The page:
Fund IV has received backing from a range of institutional investors, DFIs and philanthropies. It will invest in rapidly scaling financial services and healthcare businesses in global growth markets in Africa and Asia.
LeapFrog Investments (LeapFrog) has announced that its Emerging Consumer Fund IV (Fund IV), which is targeting $1bn (€950m), will close to investors in February.
LeapFrog, which is a global impact investor with offices in London, Singapore, Sydney and Johannesburg, would not disclose how much it had raised so far, but said it had attracted a range of investors to Fund IV.
The investors include Singapore-based investment company Temasek, which in 2021 committed $500m to LeapFrog and its emerging consumer funds; Asian life insurer AIA; global insurance investor Prudential Financial, which has made a new commitment to Fund IV bringing its historic investments in LeapFrog since 2016 to more than $500m; and healthcare investor Eli Lilly and Company.
“There has never been a more exciting time to raise a new impact fund,” said Andy Kuper, LeapFrog chief executive officer and founder. “The world’s four billion emerging consumers are rising in incomes and prosperity, and we need to make sure that growth is sustained, inclusive and green,” he added.
Other long-standing investors in LeapFrog include the International Finance Corporation, the private sector arm of the World Bank Group, and the European Investment Bank, which have committed $50m and $60m respectively to Fund IV. Global asset managers, including Van Lanschot Kempen, and endowments and philanthropies, including the Ford Foundation, have also invested in the fund.
59% revenue growth
The Article 9 fund is a growth equity fund, which, like its predecessors Funds I,II and III, will invest in rapidly scaling financial services and healthcare businesses in global growth markets in Africa and Asia. It has already completed three impact investments, which LeapFrog said had achieved average revenue growth of 59% over the past year.
These investments include Redcliffe Labs, an Indian mobile diagnostics chain, which aims to reach 500 million Indians with low-cost medical tests in the next five years through its network of more than 80 laboratories and 2000 medical sample collection centres across the country; Sun King, the world’s largest off-grid solar energy company, which LeapFrog said had cumulatively reached 106 million people with clean energy solutions offsetting 44 million tonnes of CO2, and most recently; Bolttech, an insurance technology company that LeapFrog said had grown quickly to become one of the world’s largest insurance exchanges, currently quoting $50bn worth of annualised premiums, including low-cost embedded protection plans for emerging consumers.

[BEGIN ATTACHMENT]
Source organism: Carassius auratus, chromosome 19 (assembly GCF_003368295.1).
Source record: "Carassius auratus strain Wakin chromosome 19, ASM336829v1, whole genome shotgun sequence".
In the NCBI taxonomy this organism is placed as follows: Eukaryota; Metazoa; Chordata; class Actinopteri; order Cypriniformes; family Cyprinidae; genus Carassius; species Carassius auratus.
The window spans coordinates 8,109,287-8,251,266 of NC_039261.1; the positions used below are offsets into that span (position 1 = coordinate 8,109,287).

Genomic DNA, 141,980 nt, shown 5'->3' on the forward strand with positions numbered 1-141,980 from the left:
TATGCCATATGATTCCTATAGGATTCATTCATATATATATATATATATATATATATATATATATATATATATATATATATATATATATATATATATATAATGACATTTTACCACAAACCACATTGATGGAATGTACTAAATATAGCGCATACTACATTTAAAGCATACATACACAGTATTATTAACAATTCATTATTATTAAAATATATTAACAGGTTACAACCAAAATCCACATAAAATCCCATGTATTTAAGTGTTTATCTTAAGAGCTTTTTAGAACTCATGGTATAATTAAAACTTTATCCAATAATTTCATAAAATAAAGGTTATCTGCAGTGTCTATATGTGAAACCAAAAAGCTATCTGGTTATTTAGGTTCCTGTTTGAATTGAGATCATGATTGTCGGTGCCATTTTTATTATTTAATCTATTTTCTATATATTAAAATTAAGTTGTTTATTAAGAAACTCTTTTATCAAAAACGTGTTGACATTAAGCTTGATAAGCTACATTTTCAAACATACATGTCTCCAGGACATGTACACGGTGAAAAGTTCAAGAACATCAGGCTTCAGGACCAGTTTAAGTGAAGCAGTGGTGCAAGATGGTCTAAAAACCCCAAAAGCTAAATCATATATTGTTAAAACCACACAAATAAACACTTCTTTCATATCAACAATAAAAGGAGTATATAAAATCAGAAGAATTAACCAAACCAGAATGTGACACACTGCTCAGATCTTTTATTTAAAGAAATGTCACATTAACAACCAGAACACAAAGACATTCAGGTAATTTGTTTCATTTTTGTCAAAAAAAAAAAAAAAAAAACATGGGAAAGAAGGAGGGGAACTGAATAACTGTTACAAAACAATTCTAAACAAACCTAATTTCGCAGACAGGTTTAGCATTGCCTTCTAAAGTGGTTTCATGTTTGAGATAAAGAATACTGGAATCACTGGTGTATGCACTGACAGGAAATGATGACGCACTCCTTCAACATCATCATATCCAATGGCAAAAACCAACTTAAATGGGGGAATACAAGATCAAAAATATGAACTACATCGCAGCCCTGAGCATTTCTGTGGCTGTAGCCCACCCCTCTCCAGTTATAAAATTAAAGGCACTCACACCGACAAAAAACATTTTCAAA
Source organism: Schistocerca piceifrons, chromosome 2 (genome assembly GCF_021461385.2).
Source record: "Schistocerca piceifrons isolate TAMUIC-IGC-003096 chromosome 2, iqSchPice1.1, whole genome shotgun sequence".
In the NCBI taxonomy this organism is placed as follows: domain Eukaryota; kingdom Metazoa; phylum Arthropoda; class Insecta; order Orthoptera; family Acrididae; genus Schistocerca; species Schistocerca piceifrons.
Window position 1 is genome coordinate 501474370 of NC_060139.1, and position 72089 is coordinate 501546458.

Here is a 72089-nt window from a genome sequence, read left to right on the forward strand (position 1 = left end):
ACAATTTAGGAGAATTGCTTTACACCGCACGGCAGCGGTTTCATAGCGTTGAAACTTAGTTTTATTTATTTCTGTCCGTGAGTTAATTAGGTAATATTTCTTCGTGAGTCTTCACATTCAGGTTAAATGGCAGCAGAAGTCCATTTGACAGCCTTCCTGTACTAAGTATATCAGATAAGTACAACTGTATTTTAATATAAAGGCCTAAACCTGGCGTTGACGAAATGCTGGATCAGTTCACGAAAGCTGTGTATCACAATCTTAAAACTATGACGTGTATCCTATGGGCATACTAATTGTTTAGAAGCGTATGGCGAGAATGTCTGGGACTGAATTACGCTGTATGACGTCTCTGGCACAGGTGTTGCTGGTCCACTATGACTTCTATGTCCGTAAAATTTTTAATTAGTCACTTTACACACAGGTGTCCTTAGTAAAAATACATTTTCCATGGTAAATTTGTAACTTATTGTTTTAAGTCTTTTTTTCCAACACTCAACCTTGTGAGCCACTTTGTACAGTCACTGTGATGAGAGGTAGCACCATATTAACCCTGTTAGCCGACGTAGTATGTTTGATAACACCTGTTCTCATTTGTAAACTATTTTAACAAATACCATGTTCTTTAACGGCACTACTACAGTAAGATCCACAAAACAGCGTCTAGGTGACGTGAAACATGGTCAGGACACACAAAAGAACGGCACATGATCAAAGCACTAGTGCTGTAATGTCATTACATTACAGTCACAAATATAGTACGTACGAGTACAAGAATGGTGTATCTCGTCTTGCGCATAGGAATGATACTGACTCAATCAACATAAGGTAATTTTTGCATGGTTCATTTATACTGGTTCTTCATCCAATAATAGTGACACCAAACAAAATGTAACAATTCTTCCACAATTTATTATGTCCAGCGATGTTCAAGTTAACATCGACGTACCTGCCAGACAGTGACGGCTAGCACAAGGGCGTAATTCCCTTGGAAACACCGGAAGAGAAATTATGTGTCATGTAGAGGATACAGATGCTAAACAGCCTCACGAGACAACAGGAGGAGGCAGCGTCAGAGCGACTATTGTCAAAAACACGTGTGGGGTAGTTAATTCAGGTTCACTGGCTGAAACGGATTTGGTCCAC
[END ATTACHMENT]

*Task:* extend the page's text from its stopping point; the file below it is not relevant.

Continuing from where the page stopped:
LeapFrog said that Fund IV would seek to take control-oriented significant minority or majority stakes in 18 to 20 opportunities overall once fully invested, and that it would close the fund on 29 February 2024.
In response to questions from Impact Investor about the fund’s investment thesis, Daniel Stacey, global head of external affairs, explained that since its launch in 2007, the company (and its funds), had focused on what he called “the key springboards and safety nets that help low-income consumers build better lives”. While financial inclusion has been a key focus since LeapFrog’s inception, healthcare was added six years ago.
“Financial tools like insurance, mobile payments, and micro credit are catalytic in helping low-income households rise into prosperity,” Stacey said. “Healthcare is likewise an essential service that helps emerging consumers build the resilience to grow wealth and opportunity for their families.”
Looking ahead, he said the company saw an expanding universe of opportunity in both sectors.
“The incredible penetration of smartphones across low-income populations, combined with falling data prices, has helped to slash costs and accelerate growth across digital financial services in our key markets,” Stacey said.
Healthcare has “gained urgency in recent years across the developing world, as an epidemic of lifestyle-related diseases leads to revolutions in consumer healthcare and preventative medicine, all accelerated by improvements in digital distribution and AI-backed treatment models,” Stacey added. He highlighted that these were trillion-dollar opportunities, and that the company saw opportunities for growth extending across many decades.
According to LeapFrog, the portfolio companies it invests in through its four funds now reach 492 million people, equal to more than 6% of the world’s population, and generate an average 24% annual revenue growth rate.
Asked about Fund IV’s impact measurement methodology, Julie Wallace, head of impact at LeapFrog, said the company sought to measure purpose as rigorously as profit, and would report on the fund’s financial and social performance quarterly.
Wallace explained that LeapFrog used a proprietary framework called FIIRM, or Financial, Impact, Innovation, and Risk Management, which incorporated financial and operational KPIs and governance indices to drive and benchmark performance within its portfolio.
“There are typically two main impact dimensions to an investment that Leapfrog assesses, the number of emerging consumers served and the quality, relevance, and affordability of the products or services provided, in addition to managing ESG risks,” Wallace said.